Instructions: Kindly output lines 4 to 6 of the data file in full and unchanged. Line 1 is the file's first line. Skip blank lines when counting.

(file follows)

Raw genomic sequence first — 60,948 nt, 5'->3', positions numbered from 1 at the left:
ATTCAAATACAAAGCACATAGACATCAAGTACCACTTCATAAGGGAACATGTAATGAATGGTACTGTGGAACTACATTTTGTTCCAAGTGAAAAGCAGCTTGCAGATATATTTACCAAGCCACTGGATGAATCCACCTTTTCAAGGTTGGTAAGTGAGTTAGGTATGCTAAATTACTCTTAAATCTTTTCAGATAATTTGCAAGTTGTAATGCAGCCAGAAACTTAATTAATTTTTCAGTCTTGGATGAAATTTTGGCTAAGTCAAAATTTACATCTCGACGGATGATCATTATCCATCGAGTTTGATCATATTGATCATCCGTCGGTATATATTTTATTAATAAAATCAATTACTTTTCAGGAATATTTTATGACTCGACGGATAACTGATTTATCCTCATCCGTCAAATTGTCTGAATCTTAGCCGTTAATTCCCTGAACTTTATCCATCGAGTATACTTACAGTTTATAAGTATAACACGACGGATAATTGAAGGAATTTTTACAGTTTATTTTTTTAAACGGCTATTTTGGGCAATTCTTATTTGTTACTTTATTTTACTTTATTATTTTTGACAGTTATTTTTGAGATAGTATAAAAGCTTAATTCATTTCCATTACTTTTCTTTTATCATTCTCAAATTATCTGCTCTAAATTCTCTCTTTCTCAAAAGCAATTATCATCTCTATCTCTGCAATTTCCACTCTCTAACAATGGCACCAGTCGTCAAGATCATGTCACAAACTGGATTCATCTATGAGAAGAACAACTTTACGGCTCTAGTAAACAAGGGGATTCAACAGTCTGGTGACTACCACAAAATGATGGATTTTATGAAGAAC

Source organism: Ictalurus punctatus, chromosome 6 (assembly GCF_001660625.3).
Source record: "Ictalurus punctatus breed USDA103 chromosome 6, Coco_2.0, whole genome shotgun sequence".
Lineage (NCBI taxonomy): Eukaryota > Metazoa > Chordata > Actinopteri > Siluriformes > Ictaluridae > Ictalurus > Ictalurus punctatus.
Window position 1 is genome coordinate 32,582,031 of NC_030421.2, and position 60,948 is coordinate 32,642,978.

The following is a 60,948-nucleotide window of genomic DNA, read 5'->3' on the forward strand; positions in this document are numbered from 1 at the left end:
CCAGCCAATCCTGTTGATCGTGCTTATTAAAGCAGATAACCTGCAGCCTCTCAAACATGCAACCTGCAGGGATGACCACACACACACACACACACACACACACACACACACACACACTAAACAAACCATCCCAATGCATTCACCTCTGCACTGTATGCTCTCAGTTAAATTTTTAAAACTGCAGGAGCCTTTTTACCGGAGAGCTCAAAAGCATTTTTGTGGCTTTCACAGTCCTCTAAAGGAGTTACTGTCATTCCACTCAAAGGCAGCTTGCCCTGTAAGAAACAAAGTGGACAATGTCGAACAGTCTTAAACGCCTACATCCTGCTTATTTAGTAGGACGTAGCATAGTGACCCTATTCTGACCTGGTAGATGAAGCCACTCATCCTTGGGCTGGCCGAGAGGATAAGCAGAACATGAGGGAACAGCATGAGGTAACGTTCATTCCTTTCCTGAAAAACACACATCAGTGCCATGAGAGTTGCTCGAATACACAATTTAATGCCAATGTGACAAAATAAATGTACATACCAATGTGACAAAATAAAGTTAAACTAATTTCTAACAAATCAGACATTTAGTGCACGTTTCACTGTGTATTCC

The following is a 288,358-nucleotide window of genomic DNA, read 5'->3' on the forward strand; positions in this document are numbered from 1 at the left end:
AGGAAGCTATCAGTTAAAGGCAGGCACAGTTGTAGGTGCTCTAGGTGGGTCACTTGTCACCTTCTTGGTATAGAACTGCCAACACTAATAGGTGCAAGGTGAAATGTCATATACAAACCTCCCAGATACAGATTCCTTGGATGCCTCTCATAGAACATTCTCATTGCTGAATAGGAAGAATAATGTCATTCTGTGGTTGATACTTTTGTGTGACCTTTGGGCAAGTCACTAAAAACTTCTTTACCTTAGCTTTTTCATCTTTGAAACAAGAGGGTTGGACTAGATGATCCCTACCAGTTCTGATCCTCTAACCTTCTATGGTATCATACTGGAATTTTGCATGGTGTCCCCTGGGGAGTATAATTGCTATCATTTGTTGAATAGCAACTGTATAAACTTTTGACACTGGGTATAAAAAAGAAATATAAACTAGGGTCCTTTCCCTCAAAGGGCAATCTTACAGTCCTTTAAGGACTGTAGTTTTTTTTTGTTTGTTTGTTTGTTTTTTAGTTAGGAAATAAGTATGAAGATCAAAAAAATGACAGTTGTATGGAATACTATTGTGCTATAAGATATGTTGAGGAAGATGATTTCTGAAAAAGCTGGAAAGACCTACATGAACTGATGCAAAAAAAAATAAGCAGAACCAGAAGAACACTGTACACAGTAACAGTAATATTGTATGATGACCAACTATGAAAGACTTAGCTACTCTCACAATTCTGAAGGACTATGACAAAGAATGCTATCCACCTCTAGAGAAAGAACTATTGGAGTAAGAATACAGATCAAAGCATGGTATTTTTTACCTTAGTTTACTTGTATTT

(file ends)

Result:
Source record: "Ictalurus punctatus breed USDA103 chromosome 6, Coco_2.0, whole genome shotgun sequence".
Lineage (NCBI taxonomy): Eukaryota > Metazoa > Chordata > Actinopteri > Siluriformes > Ictaluridae > Ictalurus > Ictalurus punctatus.
Window position 1 is genome coordinate 32,582,031 of NC_030421.2, and position 60,948 is coordinate 32,642,978.